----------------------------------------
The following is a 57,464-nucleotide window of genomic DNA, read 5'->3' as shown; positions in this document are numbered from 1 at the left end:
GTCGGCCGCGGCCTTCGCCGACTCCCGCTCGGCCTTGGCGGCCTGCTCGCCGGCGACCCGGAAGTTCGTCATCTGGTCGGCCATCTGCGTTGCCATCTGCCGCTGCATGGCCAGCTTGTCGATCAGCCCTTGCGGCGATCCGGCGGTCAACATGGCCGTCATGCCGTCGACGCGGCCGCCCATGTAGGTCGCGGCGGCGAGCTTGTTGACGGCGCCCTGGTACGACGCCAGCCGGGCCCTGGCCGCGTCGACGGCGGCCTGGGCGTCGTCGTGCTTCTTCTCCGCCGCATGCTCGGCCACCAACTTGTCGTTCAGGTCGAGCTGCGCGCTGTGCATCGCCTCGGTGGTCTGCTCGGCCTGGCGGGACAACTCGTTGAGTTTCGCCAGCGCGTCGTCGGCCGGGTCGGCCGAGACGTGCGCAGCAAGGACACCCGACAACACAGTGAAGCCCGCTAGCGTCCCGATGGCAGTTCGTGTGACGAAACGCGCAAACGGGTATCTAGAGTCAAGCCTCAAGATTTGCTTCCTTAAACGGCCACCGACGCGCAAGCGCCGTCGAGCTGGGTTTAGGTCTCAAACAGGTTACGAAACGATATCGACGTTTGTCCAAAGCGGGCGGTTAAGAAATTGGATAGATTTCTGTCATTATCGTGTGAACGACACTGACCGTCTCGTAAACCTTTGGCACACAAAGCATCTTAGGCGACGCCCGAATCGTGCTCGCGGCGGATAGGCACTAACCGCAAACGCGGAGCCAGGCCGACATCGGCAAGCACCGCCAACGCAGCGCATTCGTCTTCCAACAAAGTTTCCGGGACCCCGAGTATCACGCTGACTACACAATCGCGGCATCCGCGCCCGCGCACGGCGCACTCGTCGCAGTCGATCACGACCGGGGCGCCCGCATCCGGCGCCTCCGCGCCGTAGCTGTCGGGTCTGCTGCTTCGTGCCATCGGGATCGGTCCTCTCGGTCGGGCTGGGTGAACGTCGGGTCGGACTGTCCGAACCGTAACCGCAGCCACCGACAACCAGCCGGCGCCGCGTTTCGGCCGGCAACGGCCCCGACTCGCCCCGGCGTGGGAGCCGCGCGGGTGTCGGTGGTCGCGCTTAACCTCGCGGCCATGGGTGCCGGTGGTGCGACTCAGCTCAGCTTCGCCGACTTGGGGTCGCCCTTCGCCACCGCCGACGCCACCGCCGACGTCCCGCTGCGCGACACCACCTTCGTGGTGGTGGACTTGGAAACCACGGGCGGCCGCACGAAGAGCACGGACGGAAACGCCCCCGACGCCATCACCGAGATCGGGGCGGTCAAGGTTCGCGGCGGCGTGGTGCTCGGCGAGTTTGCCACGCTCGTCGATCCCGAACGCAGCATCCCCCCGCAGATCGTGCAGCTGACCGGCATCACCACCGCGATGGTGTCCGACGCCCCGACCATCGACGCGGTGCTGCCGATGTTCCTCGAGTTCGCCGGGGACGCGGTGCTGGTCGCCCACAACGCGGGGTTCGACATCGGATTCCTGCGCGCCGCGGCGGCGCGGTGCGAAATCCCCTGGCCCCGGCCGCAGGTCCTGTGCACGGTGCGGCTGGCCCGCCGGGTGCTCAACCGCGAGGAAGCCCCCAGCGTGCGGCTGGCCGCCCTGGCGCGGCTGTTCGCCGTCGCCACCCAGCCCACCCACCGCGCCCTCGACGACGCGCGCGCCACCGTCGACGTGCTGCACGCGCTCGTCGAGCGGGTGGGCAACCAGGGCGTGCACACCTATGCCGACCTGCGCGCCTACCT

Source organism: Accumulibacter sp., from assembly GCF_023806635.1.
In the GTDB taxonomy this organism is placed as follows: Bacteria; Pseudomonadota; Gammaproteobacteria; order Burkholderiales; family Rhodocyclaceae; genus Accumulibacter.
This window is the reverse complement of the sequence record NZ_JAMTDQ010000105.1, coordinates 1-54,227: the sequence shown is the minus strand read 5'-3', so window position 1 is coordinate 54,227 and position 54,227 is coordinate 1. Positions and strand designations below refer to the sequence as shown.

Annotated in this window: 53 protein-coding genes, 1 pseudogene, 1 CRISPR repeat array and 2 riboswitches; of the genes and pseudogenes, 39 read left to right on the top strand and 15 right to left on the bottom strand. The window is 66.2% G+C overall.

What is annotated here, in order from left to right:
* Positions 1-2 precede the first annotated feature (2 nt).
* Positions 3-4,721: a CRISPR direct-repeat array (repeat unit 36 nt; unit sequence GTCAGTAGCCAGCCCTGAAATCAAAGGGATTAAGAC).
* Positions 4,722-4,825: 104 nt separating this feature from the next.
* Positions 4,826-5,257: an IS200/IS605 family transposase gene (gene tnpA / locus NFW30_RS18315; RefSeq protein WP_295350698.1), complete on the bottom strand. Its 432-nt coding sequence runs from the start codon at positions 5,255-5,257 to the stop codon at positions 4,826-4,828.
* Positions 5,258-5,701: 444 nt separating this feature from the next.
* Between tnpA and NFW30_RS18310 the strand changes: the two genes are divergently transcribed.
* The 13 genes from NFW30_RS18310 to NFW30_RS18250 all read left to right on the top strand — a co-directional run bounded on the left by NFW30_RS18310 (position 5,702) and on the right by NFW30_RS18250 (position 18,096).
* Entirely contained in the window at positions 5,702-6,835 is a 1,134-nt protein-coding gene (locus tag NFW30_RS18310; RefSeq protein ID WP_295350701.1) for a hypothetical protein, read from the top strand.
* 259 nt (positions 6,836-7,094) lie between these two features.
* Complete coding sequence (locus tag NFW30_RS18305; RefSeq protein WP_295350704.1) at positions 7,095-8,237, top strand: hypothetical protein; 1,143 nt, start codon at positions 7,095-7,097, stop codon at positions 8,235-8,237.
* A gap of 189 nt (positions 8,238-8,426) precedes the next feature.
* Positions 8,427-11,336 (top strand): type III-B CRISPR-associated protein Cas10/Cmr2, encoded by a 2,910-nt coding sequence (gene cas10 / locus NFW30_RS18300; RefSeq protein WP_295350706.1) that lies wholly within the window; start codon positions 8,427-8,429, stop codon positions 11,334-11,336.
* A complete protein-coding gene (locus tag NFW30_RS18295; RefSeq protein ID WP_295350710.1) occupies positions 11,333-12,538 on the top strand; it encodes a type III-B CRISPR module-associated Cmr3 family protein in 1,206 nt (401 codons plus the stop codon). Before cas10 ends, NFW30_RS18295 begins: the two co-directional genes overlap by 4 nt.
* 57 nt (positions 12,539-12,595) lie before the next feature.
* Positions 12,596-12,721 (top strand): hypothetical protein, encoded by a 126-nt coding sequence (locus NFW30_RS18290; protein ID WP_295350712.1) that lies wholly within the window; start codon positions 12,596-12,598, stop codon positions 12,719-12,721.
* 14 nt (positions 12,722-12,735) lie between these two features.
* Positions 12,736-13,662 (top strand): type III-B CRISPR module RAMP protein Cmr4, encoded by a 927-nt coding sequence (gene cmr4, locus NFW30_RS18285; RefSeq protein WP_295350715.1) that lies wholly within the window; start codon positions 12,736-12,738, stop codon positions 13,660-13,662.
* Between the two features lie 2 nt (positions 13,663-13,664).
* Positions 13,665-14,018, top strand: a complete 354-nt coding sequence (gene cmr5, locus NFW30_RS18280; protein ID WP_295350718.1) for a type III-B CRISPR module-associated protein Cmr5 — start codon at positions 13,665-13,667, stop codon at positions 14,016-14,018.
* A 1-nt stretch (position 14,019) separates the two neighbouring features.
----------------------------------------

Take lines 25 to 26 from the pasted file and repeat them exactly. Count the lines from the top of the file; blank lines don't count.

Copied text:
* Between the two features lie 2 nt (positions 13,663-13,664).
* Positions 13,665-14,018, top strand: a complete 354-nt coding sequence (gene cmr5, locus NFW30_RS18280; protein ID WP_295350718.1) for a type III-B CRISPR module-associated protein Cmr5 — start codon at positions 13,665-13,667, stop codon at positions 14,016-14,018.